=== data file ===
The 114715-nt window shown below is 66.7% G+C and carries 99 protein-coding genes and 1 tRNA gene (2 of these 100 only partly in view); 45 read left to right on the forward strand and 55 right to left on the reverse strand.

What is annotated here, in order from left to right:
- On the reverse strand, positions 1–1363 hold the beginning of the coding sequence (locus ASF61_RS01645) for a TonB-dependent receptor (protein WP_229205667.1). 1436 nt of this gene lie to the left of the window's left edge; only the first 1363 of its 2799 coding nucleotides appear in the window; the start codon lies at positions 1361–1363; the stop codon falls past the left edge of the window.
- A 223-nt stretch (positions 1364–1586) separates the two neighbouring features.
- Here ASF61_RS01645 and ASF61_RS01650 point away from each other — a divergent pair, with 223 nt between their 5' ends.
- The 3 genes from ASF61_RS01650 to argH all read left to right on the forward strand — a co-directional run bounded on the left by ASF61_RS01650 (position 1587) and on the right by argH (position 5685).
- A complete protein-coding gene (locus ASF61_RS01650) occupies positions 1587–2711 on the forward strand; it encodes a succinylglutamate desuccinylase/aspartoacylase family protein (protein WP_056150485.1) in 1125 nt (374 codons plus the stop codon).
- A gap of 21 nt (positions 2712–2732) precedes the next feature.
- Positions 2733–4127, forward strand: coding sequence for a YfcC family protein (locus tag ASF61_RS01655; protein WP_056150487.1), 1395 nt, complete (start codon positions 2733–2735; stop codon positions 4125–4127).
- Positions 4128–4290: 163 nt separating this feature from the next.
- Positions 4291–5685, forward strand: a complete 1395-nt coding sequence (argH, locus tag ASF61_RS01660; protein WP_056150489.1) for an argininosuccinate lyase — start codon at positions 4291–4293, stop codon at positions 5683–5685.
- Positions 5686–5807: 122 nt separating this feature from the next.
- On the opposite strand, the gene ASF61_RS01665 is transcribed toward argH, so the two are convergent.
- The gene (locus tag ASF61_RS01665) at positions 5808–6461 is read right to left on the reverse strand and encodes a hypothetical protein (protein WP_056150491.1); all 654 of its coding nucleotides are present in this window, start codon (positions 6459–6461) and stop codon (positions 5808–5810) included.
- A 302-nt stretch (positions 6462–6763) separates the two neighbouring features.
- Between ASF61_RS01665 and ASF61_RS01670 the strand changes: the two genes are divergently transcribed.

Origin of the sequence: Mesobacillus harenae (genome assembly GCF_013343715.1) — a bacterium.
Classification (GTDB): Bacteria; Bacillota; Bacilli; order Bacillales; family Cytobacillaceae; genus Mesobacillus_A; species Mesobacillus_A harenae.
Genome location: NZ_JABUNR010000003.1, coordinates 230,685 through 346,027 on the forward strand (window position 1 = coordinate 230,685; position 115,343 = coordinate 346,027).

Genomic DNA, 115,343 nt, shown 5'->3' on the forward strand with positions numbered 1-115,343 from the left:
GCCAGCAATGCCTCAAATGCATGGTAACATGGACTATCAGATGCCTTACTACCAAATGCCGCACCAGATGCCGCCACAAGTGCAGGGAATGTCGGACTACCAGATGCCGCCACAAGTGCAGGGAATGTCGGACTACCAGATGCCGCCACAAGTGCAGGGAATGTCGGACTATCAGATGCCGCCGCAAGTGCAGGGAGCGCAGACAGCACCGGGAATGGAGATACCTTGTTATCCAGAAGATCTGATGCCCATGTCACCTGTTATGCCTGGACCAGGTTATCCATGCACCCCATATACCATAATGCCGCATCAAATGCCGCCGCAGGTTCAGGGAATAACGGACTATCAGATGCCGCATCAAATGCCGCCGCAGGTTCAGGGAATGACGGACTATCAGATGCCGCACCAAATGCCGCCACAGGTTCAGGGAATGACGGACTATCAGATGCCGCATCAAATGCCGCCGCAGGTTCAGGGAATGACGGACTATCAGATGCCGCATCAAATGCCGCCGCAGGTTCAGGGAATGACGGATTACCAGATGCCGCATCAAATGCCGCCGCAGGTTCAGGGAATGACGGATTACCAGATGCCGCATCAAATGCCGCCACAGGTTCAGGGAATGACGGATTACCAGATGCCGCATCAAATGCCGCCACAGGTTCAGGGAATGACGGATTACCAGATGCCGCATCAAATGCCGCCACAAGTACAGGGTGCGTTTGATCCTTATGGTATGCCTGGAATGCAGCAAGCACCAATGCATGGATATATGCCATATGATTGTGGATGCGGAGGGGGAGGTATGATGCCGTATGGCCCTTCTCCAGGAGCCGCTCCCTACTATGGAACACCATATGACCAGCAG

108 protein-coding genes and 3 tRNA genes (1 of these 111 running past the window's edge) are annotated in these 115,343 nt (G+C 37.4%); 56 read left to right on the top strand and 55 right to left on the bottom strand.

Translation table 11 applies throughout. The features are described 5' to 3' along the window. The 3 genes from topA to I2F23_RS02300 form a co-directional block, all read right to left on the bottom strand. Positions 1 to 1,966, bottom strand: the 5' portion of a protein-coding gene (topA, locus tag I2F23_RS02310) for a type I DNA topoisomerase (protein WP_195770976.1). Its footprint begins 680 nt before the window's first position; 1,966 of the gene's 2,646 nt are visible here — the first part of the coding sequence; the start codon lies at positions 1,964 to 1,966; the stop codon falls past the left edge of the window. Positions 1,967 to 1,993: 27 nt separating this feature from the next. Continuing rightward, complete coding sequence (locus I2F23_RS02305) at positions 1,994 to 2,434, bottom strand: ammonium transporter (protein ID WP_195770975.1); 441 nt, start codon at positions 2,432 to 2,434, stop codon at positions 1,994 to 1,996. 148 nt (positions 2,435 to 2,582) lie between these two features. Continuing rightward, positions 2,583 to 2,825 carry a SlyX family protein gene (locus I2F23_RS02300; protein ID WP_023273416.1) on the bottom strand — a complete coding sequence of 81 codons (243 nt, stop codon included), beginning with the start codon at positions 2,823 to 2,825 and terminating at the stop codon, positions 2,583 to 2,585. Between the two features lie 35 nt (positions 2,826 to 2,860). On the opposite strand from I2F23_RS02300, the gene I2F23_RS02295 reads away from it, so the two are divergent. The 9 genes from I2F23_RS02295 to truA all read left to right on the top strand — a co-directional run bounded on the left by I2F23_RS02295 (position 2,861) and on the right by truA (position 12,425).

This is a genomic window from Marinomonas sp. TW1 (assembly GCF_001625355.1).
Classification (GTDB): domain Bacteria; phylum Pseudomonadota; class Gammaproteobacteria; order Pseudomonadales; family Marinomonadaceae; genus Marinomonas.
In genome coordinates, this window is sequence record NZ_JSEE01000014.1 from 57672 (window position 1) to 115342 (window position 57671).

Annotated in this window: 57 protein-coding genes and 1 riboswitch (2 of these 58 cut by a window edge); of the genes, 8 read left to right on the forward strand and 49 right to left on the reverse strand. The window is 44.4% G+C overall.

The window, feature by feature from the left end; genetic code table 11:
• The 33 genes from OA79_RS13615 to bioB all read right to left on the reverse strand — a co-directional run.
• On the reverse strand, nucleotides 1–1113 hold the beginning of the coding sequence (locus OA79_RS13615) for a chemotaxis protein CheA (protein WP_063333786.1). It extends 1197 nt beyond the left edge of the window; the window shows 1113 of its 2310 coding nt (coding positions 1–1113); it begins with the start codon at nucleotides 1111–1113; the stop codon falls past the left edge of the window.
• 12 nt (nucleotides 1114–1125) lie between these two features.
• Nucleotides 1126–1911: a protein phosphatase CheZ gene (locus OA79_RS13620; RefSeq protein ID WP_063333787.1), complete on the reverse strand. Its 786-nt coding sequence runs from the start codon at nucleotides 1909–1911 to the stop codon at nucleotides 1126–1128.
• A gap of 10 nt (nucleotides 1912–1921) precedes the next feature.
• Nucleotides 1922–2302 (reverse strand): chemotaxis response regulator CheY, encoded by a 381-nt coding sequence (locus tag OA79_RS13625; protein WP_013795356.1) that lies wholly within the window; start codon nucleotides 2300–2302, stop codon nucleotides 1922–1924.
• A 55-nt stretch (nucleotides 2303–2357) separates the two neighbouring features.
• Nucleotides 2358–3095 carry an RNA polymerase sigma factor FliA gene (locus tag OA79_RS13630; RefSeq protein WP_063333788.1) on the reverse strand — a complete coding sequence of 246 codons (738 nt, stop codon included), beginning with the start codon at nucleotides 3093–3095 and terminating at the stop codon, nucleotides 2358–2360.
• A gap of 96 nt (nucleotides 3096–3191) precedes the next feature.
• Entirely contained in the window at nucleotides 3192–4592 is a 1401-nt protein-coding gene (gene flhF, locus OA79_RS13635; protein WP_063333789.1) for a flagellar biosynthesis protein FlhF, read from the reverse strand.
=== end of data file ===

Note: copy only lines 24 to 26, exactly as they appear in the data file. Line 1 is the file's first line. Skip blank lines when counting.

This is a genomic window from Marinomonas sp. TW1 (assembly GCF_001625355.1).
Classification (GTDB): domain Bacteria; phylum Pseudomonadota; class Gammaproteobacteria; order Pseudomonadales; family Marinomonadaceae; genus Marinomonas.
In genome coordinates, this window is sequence record NZ_JSEE01000014.1 from 57672 (window position 1) to 115342 (window position 57671).